loxige of England were desirous to establish, would be serviceable to both grand lodges, and productive of honour and advantage to the fraternity in general, and to promote this beOrdered, " That the grand Secretary do transmit to - 6 the Secretary of the grand lodge of England, * the names of the officers of the grand lodge of “ Scotland, elected this day; and shall hence" forth transmit the names of the grand officers
yearly, or as often as any new change is made, “ and shall lay such letters, orders, informations, “ as he may, from time to time, receive from the
grand lodge of England, before this grand lodge, their quarterly communications, or standing committee: And also shall transmit
such informations as may tend to the honour “and advantage of the craft, according as he shall “ be by them directed ; and that he assures the
right worshipful grand lodge of England, in the “most respectful manner, the desire the grand
lodge of Scotland have to cultivate a connexion “ with them by a regular correspondence for the
interest of the ancient crsft, suitable to the ho“nour and dignity of both grand lodges.” Ordered, " That no mason, made under the sanction
“ of the grand lodge of England, according to the “old institution, shall be admitted a member of “the grand lodge of Scotland, nor partake of the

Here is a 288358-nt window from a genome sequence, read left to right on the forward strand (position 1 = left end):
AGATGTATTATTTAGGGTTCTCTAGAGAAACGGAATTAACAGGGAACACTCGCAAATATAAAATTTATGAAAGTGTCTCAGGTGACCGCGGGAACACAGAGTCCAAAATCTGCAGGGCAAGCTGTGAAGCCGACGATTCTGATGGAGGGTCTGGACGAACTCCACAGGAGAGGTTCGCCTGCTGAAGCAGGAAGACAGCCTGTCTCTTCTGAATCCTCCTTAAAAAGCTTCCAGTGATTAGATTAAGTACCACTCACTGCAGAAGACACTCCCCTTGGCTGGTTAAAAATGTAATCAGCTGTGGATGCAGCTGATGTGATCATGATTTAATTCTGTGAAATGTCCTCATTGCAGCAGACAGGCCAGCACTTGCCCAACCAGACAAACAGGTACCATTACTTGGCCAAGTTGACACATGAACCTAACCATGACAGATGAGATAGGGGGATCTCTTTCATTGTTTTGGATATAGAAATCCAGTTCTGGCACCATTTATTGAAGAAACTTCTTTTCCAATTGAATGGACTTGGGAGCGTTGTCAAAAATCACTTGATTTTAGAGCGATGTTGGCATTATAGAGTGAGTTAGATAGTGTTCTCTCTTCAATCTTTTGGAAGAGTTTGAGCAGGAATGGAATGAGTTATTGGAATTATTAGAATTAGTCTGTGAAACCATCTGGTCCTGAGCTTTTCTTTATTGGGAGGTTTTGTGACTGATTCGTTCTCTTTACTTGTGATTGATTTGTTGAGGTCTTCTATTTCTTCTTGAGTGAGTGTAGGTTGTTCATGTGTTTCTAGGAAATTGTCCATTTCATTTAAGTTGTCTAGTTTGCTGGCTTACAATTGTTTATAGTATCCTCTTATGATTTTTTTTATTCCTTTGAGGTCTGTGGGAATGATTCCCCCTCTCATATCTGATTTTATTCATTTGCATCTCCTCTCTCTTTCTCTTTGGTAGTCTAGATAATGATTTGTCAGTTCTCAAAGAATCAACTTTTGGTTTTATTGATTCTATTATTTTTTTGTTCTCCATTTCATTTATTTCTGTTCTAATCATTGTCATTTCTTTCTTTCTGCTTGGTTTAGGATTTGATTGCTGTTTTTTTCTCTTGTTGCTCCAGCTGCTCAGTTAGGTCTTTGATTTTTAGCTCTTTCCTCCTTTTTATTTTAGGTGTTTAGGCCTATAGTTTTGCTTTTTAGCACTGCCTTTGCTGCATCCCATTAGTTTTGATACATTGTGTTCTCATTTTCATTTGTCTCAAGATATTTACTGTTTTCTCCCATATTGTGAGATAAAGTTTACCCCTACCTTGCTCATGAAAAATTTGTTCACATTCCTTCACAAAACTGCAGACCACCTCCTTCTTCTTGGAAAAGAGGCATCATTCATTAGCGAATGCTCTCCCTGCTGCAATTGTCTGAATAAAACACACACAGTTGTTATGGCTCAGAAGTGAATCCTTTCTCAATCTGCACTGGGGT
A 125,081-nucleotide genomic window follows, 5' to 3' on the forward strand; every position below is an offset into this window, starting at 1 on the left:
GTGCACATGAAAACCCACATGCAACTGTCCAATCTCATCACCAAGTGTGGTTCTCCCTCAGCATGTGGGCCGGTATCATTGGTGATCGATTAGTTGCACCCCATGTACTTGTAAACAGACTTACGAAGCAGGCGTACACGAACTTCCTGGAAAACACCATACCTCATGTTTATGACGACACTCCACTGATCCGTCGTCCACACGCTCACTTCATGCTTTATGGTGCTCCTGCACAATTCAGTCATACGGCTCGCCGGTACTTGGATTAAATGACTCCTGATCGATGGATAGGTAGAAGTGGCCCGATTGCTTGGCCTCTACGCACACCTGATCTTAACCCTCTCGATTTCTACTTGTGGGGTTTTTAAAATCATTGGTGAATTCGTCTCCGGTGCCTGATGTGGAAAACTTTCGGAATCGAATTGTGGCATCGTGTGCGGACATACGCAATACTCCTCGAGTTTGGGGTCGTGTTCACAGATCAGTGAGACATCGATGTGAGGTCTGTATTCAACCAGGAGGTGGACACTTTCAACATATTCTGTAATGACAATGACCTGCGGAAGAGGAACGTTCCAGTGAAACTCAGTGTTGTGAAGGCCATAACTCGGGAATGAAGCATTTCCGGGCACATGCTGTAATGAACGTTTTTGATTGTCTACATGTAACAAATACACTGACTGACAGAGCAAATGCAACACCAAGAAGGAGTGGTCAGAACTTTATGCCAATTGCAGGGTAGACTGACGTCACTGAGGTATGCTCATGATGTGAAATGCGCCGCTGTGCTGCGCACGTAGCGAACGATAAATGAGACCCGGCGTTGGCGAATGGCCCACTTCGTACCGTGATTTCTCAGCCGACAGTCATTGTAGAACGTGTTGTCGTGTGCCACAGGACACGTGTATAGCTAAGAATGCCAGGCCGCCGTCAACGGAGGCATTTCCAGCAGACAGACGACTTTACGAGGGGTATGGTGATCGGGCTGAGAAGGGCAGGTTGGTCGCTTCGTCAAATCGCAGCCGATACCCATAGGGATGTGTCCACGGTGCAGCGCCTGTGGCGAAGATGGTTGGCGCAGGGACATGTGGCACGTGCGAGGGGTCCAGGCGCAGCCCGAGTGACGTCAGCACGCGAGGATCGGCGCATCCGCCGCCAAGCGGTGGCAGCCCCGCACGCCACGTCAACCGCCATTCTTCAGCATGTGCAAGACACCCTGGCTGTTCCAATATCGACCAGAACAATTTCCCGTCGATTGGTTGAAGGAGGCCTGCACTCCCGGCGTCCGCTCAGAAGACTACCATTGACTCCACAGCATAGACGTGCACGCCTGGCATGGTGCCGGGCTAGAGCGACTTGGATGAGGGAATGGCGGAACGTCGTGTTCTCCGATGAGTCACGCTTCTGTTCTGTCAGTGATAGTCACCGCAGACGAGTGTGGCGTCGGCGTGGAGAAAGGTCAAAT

general charity, without having first produced a ? certificate of his good behaviour, from the Sec
retary of the grand lodge of England ; but upon "producing such certificate, he shall receive all
o the honours and bounty due to a faithful brother 6 of the same household with us.”
By Order of the grand lodge of Scotland,
Grand Secretary To the right worshipful the
Grand Lodge of England.
BEFORE we enter into the cause or motive of the first institution of free-masonry, it is necessary in some measure to shew the excellency of secrecy, and with what great care it is to be kept.
One of the principal parts that makes a man be deemed wise, is his intelligent strength and ability to cover and conceal such honest secrets as áre committed to him, as well as his own serious affairs. And whoever will peruse sacred and profane histo) ry, shall find a great number of virtuous attempts in peace and war, that never reached their designed ends, through defect of secret concealment, and yet, besides such unhappy prevention, infinite evils have thereby ensued. But before all other examples, let us consider that which excels all the rest, derived ever from God himself. Who so especially pre-serves his own secrets to himself, never letting any man know what would happen on the morrow; nor could the wise men in ages past, divine what should befal us in this age. Whereby we may readily discern that God himself is well pleased with secrecy. ; And altho' (for man's good) the Lord has been pleased to reveal some things, yet it is impossible at any time to change or alter his determination, in regard whereof the reverend wise men of ancient times, evermore affected to perform their intentions secretly.
We read that Cato the Consort often said (to his friends, that of three things he had good reason to repent, if ever he neglected the true perforinance of them: The first, if he divulged any secret ; the i second, if he’adventured on the water when he might stay on dry land ; and thirdly, if he should let any day neglectedly escape him without doing